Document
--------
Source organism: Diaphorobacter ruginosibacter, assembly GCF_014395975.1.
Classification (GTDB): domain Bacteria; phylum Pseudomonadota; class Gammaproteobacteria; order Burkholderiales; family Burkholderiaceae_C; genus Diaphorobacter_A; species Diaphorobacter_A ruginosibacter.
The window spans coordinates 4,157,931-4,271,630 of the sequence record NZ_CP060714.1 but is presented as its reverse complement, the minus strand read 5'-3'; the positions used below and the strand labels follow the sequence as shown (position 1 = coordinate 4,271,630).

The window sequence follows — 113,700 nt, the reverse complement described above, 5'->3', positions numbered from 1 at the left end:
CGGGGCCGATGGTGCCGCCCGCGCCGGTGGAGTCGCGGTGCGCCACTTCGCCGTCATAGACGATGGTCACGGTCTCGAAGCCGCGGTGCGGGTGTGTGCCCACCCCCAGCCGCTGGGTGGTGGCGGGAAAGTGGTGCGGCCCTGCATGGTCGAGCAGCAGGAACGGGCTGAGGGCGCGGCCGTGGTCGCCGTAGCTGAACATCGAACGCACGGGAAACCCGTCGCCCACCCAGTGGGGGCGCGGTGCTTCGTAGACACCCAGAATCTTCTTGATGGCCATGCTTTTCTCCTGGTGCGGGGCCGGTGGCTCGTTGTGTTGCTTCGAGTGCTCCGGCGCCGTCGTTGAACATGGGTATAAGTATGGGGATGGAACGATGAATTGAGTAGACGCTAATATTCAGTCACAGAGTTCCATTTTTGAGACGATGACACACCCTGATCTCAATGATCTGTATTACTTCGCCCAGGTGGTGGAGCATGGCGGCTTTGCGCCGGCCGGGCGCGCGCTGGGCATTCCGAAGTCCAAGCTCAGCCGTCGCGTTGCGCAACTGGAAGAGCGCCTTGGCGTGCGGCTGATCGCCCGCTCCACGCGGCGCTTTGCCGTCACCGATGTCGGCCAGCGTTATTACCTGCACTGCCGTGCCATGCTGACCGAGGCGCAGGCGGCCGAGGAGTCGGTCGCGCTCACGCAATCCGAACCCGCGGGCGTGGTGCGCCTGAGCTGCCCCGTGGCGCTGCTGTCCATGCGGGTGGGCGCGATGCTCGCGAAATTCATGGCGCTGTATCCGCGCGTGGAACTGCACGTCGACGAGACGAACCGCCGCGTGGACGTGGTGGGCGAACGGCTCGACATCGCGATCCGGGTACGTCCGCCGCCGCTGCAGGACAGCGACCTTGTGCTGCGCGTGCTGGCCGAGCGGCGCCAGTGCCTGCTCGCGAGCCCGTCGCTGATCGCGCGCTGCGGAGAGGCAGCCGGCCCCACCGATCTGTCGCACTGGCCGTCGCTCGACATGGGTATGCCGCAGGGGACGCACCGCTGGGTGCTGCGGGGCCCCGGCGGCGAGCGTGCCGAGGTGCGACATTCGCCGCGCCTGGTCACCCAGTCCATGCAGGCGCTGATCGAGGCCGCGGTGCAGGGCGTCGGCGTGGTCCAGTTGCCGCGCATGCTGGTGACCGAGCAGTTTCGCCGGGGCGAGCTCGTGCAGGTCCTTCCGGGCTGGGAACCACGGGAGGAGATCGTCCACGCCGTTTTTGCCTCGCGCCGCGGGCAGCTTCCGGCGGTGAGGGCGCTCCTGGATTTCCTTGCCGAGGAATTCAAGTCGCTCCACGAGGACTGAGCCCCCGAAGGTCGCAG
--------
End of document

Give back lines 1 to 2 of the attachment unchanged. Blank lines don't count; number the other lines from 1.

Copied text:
Source organism: Diaphorobacter ruginosibacter, assembly GCF_014395975.1.
Classification (GTDB): domain Bacteria; phylum Pseudomonadota; class Gammaproteobacteria; order Burkholderiales; family Burkholderiaceae_C; genus Diaphorobacter_A; species Diaphorobacter_A ruginosibacter.